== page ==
HRAFF Film Review – Under African Skies

By Sam Ryan
Under African Skies

Under African Skies tells the controversial story of Paul Simon’s African-influenced, critically acclaimed album Graceland, and reunites him with the South African musicians who contributed to the album 25 years on.

From the outset Simon portrays a certain amount of political naivety about the situation in South Africa that swings between disappointing and endearing throughout the film.

In the mid-1980s Simon got his hands on an album by South African band, The Boyoyo Boys. He was so taken with what he heard that he saw a potential new direction for his own music.

From the outset Simon portrays a certain amount of political naivety about the situation in South Africa that swings between disappointing and endearing throughout the film.

Although aware of the tensions in the country and encouraged to replicate the sound he wanted in a New York studio, he insisted on visiting the South Africa in 1986 to start work on new songs. Given the international cultural boycott, American singer and social activist Harry Belafonte suggested he seek the approval of the African National Congress before going. However, Simon refused the idea that he should be required to ask permission from any group to pursue his artistic venture.

Artists Against Apartheid founder Dali Tambo believes that Simon’s timing was “not helpful”. But others, like Graceland producer Koloi Lebona, saw an opportunity to promote South African music in the mainstream, so that it would no longer be seen as third world music.

Whether Simon was negligent in breaking the cultural boycott or missed a political opportunity is for the audience to decide.

Although the younger Simon is clearly far more interested in South African music than politics, he finds the short visit confronting. As he and his South African collaborators record the album, in London and New York, and embark on a world tour, he is unable to avoid the political issues intrinsically tied up in the culture and music being explored – even if the album resists directly addressing them.

Peter Gabriel – whose protest song “Biko” is cited as an example of what Simon failed to do – credits Graceland with introducing people around the world to the good things about South Africa and its music, helping people around the world realise there was a lot more to the country than suffering.

Whether Simon was negligent in breaking the cultural boycott or missed a political opportunity is for the audience to decide. Director Joe Berlinger offers the viewer room to make up their own mind, but does not downplay the cultural significance of Graceland.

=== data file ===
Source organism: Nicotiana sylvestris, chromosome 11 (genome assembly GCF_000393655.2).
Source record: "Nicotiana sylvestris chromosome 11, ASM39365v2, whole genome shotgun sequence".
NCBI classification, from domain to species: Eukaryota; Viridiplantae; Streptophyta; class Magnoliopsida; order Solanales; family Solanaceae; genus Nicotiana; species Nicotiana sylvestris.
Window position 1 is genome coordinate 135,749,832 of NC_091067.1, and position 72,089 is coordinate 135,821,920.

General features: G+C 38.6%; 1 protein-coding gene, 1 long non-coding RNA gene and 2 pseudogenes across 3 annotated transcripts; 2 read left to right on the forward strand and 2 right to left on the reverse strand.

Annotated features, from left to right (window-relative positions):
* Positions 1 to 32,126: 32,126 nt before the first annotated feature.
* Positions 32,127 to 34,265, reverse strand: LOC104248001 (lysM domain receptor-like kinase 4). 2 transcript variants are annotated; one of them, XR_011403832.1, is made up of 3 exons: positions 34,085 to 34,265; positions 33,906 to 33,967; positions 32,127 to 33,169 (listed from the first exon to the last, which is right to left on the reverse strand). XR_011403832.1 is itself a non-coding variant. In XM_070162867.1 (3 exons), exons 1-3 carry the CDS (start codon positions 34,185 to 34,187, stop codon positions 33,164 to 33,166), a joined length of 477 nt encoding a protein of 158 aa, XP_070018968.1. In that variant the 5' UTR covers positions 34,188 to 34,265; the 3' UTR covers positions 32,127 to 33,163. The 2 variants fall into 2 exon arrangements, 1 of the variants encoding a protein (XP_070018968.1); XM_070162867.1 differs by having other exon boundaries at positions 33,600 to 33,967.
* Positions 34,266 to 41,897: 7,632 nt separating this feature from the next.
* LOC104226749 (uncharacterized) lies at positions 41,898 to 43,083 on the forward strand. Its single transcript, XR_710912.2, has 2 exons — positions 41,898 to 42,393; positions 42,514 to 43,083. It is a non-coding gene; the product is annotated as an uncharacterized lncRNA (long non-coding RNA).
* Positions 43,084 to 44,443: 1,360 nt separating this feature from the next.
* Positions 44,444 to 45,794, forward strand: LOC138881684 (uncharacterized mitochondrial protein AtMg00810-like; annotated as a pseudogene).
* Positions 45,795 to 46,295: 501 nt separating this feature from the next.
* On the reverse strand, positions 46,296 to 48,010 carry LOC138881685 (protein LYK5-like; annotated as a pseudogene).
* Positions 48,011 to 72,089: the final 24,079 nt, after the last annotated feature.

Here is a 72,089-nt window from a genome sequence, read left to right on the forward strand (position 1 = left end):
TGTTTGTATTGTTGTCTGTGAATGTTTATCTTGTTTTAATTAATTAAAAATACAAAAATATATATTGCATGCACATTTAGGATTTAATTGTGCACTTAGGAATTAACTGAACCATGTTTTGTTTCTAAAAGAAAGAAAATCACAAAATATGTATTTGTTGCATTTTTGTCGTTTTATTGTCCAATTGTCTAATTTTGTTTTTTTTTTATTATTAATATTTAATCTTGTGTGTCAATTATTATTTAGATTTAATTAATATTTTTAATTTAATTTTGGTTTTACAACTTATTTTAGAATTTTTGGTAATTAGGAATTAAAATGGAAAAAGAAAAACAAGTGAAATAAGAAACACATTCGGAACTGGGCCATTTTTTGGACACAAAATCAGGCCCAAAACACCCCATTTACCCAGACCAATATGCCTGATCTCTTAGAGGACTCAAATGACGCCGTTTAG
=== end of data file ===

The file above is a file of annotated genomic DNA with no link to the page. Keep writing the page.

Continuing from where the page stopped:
Under African Skies is a fascinating tale of a pop star who, in Tambo’s words, “fell into the political whirlpool” of South African culture through its music.

Saturday Night Live creator Lorne Michaels says that Simon’s performance of “Diamonds On the Soles of Her Shoes” on the show, backed by Ladysmith Black Mambazo, brought about “a revolution in taste”. Rather than diluting African music, he helped transform it and brought the joyous, danceable music of South Africa to the masses. If that is what it took for people to take an interest in South Africa, then was it not worth the controversy?

A conversation between Simon and Tambo from 2011 – snippets of which are littered throughout the film – demonstrates the complexity of the issue. They view it from two very different levels and, again, Berlinger seems careful not to take sides. Tambo believes that the fight against apartheid required a united struggle; that the South Africans involved were “individuals part of a nation, and the good of the nation comes first”.

“When you have a boycott, it’s not flexible”, he says. “You can’t ask of everyone what you don’t ask of one.”

Simon views it at a more personal level, citing the people he met and worked with, who welcomed him warmly and chose to tour the world with him, despite the cultural boycott.

Under African Skies is a fascinating tale of a pop star who, in Tambo’s words, “fell into the political whirlpool” of South African culture through its music. Without necessarily setting out to, he raised awareness about the situation in South Africa as he became unwittingly further involved.

… even in Paul Simon’s apparent political naivety there is a significant promise about art’s ability to bring people together.

Simon’s album and tour were a celebration not just of African music, but of the inherent possibility in collaboration between people of different colour and culture. The extent to which they opened listeners’ eyes by appealing to their ears is debatable, but even in Paul Simon’s apparent political naivety there is a significant promise about art’s ability to bring people together.

Under African Skies is showing at the Melbourne opening of the Human Rights Arts and Film Festival on 15 May 2012 at 6:30pm, at The Forum Theatre in Melbourne. The screening will be followed by an opening night after party at ACMI, The Cube. It will include drinks, food and music by JABULA! To purchase tickets, click here.

The film is also showing:

On Tuesday 29 May 2012 at 7pm, at Adelaide’s Mercury Theatre. To purchase tickets, click here.

On Friday 8 June 2012 at 7pm, at Alice Springs’ Pop Cinema, Olive Pink Botanical Gardens. To purchase tickets, click here.

For more on our coverage of the Human Rights Arts and Film Festival, click here.

To visit the HRAFF website, click here.

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